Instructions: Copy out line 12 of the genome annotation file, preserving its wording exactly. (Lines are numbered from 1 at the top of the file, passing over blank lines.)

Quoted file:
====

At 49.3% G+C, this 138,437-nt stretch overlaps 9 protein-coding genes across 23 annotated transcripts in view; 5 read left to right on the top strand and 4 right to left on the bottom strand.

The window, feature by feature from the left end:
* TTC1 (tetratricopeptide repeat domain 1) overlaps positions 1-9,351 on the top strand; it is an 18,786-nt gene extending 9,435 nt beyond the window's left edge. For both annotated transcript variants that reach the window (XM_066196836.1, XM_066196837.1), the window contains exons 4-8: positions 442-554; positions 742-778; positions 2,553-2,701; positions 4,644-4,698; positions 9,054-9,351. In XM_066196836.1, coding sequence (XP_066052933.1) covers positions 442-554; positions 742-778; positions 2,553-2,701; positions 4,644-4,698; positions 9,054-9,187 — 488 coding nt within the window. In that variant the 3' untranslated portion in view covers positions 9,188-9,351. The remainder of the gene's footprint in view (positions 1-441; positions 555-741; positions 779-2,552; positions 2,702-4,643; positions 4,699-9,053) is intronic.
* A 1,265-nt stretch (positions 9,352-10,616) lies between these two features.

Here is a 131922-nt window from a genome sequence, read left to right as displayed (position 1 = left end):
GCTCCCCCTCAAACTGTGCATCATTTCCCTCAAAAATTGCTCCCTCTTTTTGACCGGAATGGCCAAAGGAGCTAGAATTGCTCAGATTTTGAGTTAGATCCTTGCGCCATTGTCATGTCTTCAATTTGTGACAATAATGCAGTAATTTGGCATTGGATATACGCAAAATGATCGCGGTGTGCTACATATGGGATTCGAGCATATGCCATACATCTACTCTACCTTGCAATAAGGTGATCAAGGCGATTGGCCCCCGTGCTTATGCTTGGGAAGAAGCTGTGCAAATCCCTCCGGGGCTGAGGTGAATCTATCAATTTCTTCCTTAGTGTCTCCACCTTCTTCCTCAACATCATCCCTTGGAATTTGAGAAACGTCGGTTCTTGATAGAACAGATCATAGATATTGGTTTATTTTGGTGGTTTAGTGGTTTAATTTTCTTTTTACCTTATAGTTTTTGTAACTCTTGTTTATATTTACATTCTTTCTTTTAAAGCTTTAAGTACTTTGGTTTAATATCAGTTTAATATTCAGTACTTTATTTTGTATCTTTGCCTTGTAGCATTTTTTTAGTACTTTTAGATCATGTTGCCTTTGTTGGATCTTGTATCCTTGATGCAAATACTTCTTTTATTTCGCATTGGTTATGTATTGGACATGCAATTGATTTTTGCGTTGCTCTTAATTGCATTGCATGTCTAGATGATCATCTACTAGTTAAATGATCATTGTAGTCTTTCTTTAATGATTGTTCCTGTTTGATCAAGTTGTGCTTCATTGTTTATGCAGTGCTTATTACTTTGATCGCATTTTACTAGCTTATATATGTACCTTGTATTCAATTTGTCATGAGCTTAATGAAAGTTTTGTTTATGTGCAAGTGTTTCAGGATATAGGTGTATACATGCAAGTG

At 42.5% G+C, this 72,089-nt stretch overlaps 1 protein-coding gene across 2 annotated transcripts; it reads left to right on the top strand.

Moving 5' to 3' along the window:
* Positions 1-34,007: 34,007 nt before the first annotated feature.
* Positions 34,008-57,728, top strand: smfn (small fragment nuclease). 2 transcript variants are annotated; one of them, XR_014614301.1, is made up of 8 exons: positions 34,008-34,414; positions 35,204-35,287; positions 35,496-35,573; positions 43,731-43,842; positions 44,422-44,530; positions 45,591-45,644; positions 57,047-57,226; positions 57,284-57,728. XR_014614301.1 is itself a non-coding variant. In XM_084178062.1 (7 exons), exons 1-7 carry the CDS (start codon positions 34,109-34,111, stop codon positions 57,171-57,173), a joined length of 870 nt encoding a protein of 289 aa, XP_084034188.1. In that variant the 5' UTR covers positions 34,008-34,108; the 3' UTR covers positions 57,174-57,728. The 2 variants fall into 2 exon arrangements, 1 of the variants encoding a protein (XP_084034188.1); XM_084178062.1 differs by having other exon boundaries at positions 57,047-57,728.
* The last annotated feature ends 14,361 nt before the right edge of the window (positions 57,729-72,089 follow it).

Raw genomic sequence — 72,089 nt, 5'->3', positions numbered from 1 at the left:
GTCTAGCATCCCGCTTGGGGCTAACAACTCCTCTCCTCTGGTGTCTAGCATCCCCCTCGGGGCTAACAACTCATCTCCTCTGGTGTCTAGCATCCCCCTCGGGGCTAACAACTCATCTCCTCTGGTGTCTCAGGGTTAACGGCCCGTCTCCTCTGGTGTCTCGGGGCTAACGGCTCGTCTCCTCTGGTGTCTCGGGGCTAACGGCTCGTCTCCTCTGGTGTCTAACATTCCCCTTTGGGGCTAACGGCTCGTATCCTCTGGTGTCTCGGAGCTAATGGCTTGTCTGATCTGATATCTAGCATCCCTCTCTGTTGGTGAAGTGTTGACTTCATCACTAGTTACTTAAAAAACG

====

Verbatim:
Raw genomic sequence — 72,089 nt, 5'->3', positions numbered from 1 at the left: